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stupid workbench question

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Forum topic by CharlesA posted 04-01-2015 02:16 PM 914 views 0 times favorited 10 replies Add to Favorites Watch
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CharlesA

3024 posts in 1263 days


04-01-2015 02:16 PM

Topic tags/keywords: question

I have a sturdy, homemade SYP workbench. I have not taken time to put in drawers because I want to take time to make things I like. So, I have a simple shelf that works pretty well, except for one thing: sawdust, shavings, and chips go through the dog holes and get over everything on the shelf. With my improved dust collection, the only surface covered with sawdust, etc. are the items on my shelf.

Absent building in drawers, anybody else had this problem and developed a solution?

-- "Man is the only animal which devours his own, for I can apply no milder term to the general prey of the rich on the poor." ~Thomas Jefferson


10 replies so far

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crank49

3981 posts in 2436 days


#1 posted 04-01-2015 03:47 PM

That’s why some benches are designed with drawers and shelves in an enclosed cabinet and have a space between the cabinet and the bench top. That space is for clamps and also to store sawdust.

I could see that space being easy to hook up to the dust collector and then the dog holes would function like a floor sweep. Have something you want to get rid of just sweep it to a dog hole.

-- Michael: Hillary has a long list of accomplishments, though most DAs would refer to them as felonies.

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Smitty_Cabinetshop

13738 posts in 2084 days


#2 posted 04-01-2015 03:54 PM



That s why some benches are designed with drawers and shelves in an enclosed cabinet and have a space between the cabinet and the bench top. That space is for clamps and also to store sawdust.

- crank49

Crank speaks truth. Move the shelf up by putting drawers under it, and you’re still collecting sawdust, shavings, etc.

-- Don't anthropomorphize your handplanes. They hate it when you do that. -- OldTools Archive --

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TheDane

4997 posts in 3128 days


#3 posted 04-01-2015 04:10 PM

Nothing stupid about the question … that’s why I built my bench with a separate cabinet …
Click for details

Every so often I just hit with compressed air then vacuum up the shavings and dust.

-- Gerry -- "I don't plan to ever really grow up ... I'm just going to learn how to act in public!"

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BroncoBrian

435 posts in 1424 days


#4 posted 04-01-2015 04:36 PM

Great bench Gerry.

How did you drill your holes and make sure they were spot on, it is very important to make sure they are square, right? Also, do the holes go through the top workspace?

-- Bigfoot tries to take pictures of me

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TheDane

4997 posts in 3128 days


#5 posted 04-01-2015 05:40 PM


How did you drill your holes and make sure they were spot on, it is very important to make sure they are square, right? Also, do the holes go through the top workspace?

I drew a matrix on the top with a framing square. I used a drill guide and started them with a Forstner bit (to get a clean shoulder), then drilled through with an auger-style bit. I clamped a piece of plywood to the underside to minimize blowout.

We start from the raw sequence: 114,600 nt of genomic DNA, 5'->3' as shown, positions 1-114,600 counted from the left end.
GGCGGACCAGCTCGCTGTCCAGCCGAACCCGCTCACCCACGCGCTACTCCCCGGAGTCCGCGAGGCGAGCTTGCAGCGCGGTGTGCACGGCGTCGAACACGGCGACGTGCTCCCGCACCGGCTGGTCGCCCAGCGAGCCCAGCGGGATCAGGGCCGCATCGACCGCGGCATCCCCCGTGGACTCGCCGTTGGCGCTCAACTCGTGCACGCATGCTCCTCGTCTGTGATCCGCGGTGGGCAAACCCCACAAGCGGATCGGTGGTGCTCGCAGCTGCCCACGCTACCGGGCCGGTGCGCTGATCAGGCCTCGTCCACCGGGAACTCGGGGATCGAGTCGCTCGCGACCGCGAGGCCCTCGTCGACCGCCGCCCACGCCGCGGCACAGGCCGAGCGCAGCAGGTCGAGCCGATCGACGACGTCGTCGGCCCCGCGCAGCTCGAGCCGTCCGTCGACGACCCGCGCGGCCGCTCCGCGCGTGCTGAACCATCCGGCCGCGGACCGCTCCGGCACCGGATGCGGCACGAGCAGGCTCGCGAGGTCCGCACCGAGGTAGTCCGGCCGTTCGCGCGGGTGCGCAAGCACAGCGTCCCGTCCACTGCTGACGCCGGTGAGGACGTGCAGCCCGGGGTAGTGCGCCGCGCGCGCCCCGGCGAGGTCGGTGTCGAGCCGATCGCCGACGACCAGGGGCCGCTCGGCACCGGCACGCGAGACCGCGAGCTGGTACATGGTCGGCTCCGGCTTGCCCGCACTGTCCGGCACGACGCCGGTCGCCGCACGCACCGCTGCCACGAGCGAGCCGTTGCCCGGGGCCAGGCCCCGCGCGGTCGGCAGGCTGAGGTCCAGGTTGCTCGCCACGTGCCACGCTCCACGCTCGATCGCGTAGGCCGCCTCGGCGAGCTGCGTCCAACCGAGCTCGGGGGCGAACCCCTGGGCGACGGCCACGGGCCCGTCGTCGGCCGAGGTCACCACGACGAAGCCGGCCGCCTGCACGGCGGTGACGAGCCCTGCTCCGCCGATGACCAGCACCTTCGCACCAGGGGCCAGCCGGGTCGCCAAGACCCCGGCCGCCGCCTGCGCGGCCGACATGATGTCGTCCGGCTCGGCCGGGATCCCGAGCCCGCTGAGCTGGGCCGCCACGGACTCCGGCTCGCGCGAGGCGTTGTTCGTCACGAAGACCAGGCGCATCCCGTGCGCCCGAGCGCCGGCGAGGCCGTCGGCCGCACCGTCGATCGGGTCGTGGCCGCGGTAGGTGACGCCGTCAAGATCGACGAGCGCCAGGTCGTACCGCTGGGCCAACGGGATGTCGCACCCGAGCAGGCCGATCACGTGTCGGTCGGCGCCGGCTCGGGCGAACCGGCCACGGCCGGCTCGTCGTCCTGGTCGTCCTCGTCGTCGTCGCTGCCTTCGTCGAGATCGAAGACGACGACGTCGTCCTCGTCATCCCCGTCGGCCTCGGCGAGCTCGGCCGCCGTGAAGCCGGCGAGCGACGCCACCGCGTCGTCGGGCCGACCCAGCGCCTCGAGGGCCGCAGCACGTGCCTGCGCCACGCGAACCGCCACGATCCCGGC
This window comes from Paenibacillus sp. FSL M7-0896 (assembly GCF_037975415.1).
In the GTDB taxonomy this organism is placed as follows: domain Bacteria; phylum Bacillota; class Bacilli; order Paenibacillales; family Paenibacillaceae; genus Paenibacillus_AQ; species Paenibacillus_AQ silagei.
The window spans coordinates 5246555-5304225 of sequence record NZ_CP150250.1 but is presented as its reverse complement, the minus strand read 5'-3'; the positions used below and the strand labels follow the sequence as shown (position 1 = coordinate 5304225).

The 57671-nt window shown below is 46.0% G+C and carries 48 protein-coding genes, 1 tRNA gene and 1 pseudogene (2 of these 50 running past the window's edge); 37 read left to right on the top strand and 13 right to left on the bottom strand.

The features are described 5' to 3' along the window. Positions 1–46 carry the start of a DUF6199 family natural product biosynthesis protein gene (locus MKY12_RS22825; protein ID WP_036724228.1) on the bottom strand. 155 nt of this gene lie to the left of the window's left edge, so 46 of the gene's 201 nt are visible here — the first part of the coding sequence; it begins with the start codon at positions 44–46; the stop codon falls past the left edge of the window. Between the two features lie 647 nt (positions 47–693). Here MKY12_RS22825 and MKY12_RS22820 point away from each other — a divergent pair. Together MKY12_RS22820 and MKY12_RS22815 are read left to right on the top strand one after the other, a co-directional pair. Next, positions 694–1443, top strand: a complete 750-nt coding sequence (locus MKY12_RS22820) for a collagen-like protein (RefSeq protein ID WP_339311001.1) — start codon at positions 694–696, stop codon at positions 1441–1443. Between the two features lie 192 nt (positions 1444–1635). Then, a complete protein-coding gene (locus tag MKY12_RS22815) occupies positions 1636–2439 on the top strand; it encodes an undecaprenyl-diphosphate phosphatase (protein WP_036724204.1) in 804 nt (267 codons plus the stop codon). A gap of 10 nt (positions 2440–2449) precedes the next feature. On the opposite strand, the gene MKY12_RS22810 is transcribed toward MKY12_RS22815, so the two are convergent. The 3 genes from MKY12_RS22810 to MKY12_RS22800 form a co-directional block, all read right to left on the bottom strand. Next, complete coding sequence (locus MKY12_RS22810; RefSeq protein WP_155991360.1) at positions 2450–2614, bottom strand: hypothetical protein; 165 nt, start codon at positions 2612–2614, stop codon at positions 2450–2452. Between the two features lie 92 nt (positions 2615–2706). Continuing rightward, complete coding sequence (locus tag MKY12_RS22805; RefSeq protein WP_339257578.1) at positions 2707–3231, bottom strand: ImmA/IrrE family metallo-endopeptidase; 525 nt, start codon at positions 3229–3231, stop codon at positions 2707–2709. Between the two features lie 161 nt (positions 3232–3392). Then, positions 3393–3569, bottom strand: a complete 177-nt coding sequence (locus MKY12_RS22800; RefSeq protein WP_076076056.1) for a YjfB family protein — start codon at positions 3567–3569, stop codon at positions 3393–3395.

-- Gerry -- "I don't plan to ever really grow up ... I'm just going to learn how to act in public!"

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DIYaholic

19179 posts in 2140 days


#6 posted 04-01-2015 06:47 PM

What about a masonite or 1/8” ply “shelf/drawer” that would slide out. It would collect the dust, then just slide out and clean it off. Kinda like a “crumb tray” for/on a toaster oven….

May seem like a lot of work…. compared to Gerry’s solution!!!

-- Randy-- I may not be good...but I am slow! If good things come to those who wait.... Why is procrastination a bad thing?

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CharlesA

3024 posts in 1263 days


#7 posted 04-01-2015 06:57 PM

Thanks everyone for all the responses. For a long time I was storing a log of items on the floor under the table, so I didn’t want to install a large cabinet with drawers/doors. I don’t do that anymore, so I may end up with a cabinet down there at some point. I also wanted adequate clamping surface.

I’m not going to do a cabinet anytime soon, so I may go for the sheet of plywood an inch or so under the top. that seems easy and helpful.

-- "Man is the only animal which devours his own, for I can apply no milder term to the general prey of the rich on the poor." ~Thomas Jefferson

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Richard

1901 posts in 2156 days


#8 posted 04-01-2015 07:04 PM


What about a masonite or 1/8” ply “shelf/drawer” that would slide out. It would collect the dust, then just slide out and clean it off. Kinda like a “crumb tray” for/on a toaster oven….

May seem like a lot of work…. compared to Gerry s solution!!!

- DIYaholic


Now that is a good idea to me, just slde it out and Vac or Blow it off. The Vac may be better so you don’t get everything else covered in dust.

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crank49

3981 posts in 2436 days


#9 posted 04-01-2015 08:57 PM

crumb tray for a toster; perfect analogy

-- Michael: Hillary has a long list of accomplishments, though most DAs would refer to them as felonies.

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moke

861 posts in 2242 days


#10 posted 04-02-2015 05:40 PM

Iwould make sure your crumb tray will come out….what if you want to use a hold-fast?
Mike

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